MRI no longer off limits for pacemakers
JOHNS HOPKINS (US) — Patients with cardiac implants can safely undergo MRI scans if their doctors follow new guidelines, researchers say.
MRI—or magnetic resonance imaging—has been off limits to more than 2 million people in the United States who have implanted pacemakers to regulate heart rhythms or implanted defibrillators to prevent sudden cardiac death.
“The guidelines we have published can be used to make MRI more available to people who could benefit from early detection of cancer and other diseases and for guiding surgeons during procedures,” says lead researcher Saman Nazarian, a cardiac electrophysiologist and assistant professor of medicine at Johns Hopkins University.
MRI is considered superior to CT scans in many clinical scenarios, especially for brain and spinal cord imaging, says Nazarian. To date, more than 700 patients with implanted cardiac devices have safely undergone MRI exams at Johns Hopkins.
The study of the new protocol, published this week in the Annals of Internal Medicine, followed 438 people with implanted cardiac devices who had 555 MRI scans. Almost all of the exams, 94 percent, were conducted at The Johns Hopkins Hospital. The rest were performed at Rambam Medical Center in Haifa, Israel.
The researchers found that with appropriate precautions, patients with pacemakers and defibrillators can have an MRI scan with very low risk of the device malfunctioning, moving, heating, or causing abnormal heart rhythms due to the magnetic and radiofrequency energy generated by the test.
The devices implanted in three of the patients in the study had a power-on reset event during an MRI scan, which means the energy emitted from the scanner caused the devices to revert to default settings. This is a rare occurrence that warrants close expert monitoring during the test, but is easily remedied after the test is completed. None of the three had device dysfunction during the long-term follow-up of between 15 and 66 weeks. One of those patients completed four repeated MRI examinations during the study without any problems.
Johns Hopkins cardiac electrophysiologist and biomedical engineer Henry Halperin began researching the issue of MRI safety with implanted devices about 15 years ago, testing a range of devices. The safety protocol he developed is now being adopted by institutions around the world.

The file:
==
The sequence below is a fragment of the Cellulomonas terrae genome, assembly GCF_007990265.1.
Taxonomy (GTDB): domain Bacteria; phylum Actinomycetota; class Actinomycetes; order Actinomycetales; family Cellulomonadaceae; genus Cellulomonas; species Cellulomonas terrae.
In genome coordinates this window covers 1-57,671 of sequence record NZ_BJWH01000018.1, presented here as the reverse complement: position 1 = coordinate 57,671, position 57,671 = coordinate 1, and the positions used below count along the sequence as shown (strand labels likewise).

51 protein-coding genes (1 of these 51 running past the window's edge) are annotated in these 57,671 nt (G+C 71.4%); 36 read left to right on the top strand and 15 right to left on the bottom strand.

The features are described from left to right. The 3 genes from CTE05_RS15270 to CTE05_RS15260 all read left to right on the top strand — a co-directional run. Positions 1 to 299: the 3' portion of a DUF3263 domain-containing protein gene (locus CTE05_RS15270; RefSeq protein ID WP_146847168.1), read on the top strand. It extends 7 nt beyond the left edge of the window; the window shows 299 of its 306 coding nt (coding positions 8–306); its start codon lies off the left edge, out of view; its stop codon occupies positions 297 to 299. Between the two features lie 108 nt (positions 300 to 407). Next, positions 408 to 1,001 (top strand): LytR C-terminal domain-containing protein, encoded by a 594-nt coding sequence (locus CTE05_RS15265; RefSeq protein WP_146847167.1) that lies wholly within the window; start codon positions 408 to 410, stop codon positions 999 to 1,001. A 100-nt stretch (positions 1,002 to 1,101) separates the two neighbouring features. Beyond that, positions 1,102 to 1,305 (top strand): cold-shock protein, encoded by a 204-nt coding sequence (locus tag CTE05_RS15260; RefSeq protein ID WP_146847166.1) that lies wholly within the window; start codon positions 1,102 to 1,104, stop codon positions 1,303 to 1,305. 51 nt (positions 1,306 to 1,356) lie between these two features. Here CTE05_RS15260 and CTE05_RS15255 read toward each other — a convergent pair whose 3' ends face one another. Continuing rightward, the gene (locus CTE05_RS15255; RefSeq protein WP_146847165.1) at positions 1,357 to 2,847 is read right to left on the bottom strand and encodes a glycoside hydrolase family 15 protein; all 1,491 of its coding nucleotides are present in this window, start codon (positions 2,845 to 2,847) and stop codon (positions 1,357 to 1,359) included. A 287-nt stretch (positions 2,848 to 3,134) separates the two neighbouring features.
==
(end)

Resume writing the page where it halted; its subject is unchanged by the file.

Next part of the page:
“The newer pacemakers made after 1998 and defibrillators manufactured since 2000 come with electromagnetic interference protection,” says Halperin, who is a professor of medicine and the study’s senior author.
In addition to the age of the device, the Johns Hopkins team checks the type and configuration of the leads attached to the device. For example, if a lead is disconnected and not functional, an MRI would not be recommended because the tip of the wire could get very hot.
“We reprogram the device to a safe mode while the patient is having the MRI scan,” says Rozann Hansford, a nurse and study author who monitors patients at Johns Hopkins during scans. “We carefully monitor the patient’s blood pressure, electrical activity of the heart, and oxygen saturation, and look for any unusual symptoms. After the test, we reprogram the device and carefully check its function.” The patients’ devices are checked again in three to six months.
The researchers conclude that with a protocol based on device selection, programming and careful patient monitoring, MRI can be performed safely in many patients who have a pacemaker or a defibrillator.
“With the advancing age of the population and the expanding indications for pacemakers and defibrillators, this has become an increasingly important issue, and a lifesaving one for some patients,” Nazarian says.
He adds that many of the patients with cardiac devices who have come to Johns Hopkins for an MRI scan had tumors and other serious problems diagnosed and treated, whereas those problems had been missed by a previous imaging test such as a CT or ultrasound exam.
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